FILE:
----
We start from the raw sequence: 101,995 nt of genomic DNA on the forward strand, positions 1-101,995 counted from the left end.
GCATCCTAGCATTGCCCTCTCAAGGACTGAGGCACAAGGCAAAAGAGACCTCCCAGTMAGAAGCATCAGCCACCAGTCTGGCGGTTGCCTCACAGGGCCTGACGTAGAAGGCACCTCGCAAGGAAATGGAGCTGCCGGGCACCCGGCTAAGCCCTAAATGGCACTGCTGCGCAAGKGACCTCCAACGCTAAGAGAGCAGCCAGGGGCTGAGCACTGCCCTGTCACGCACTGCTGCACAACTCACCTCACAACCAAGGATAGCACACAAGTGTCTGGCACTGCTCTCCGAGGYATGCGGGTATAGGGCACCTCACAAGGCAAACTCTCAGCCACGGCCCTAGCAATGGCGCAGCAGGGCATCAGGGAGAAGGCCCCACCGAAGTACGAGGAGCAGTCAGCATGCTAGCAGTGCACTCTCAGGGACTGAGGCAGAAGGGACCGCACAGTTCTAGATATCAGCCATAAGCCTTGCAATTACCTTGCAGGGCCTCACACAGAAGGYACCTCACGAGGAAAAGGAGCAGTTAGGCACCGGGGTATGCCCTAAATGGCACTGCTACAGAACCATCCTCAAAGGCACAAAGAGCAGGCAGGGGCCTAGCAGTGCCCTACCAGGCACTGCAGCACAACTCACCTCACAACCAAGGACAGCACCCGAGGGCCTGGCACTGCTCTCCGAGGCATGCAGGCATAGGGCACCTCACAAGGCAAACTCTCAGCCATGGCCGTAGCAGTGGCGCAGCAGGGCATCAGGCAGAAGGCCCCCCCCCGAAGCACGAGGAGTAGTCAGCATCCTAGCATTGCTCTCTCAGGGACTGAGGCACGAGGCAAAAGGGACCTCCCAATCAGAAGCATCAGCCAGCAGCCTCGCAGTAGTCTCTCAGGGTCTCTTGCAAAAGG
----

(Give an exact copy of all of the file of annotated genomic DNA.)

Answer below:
We start from the raw sequence: 101,995 nt of genomic DNA on the forward strand, positions 1-101,995 counted from the left end.
GCATCCTAGCATTGCCCTCTCAAGGACTGAGGCACAAGGCAAAAGAGACCTCCCAGTMAGAAGCATCAGCCACCAGTCTGGCGGTTGCCTCACAGGGCCTGACGTAGAAGGCACCTCGCAAGGAAATGGAGCTGCCGGGCACCCGGCTAAGCCCTAAATGGCACTGCTGCGCAAGKGACCTCCAACGCTAAGAGAGCAGCCAGGGGCTGAGCACTGCCCTGTCACGCACTGCTGCACAACTCACCTCACAACCAAGGATAGCACACAAGTGTCTGGCACTGCTCTCCGAGGYATGCGGGTATAGGGCACCTCACAAGGCAAACTCTCAGCCACGGCCCTAGCAATGGCGCAGCAGGGCATCAGGGAGAAGGCCCCACCGAAGTACGAGGAGCAGTCAGCATGCTAGCAGTGCACTCTCAGGGACTGAGGCAGAAGGGACCGCACAGTTCTAGATATCAGCCATAAGCCTTGCAATTACCTTGCAGGGCCTCACACAGAAGGYACCTCACGAGGAAAAGGAGCAGTTAGGCACCGGGGTATGCCCTAAATGGCACTGCTACAGAACCATCCTCAAAGGCACAAAGAGCAGGCAGGGGCCTAGCAGTGCCCTACCAGGCACTGCAGCACAACTCACCTCACAACCAAGGACAGCACCCGAGGGCCTGGCACTGCTCTCCGAGGCATGCAGGCATAGGGCACCTCACAAGGCAAACTCTCAGCCATGGCCGTAGCAGTGGCGCAGCAGGGCATCAGGCAGAAGGCCCCCCCCCGAAGCACGAGGAGTAGTCAGCATCCTAGCATTGCTCTCTCAGGGACTGAGGCACGAGGCAAAAGGGACCTCCCAATCAGAAGCATCAGCCAGCAGCCTCGCAGTAGTCTCTCAGGGTCTCTTGCAAAAGG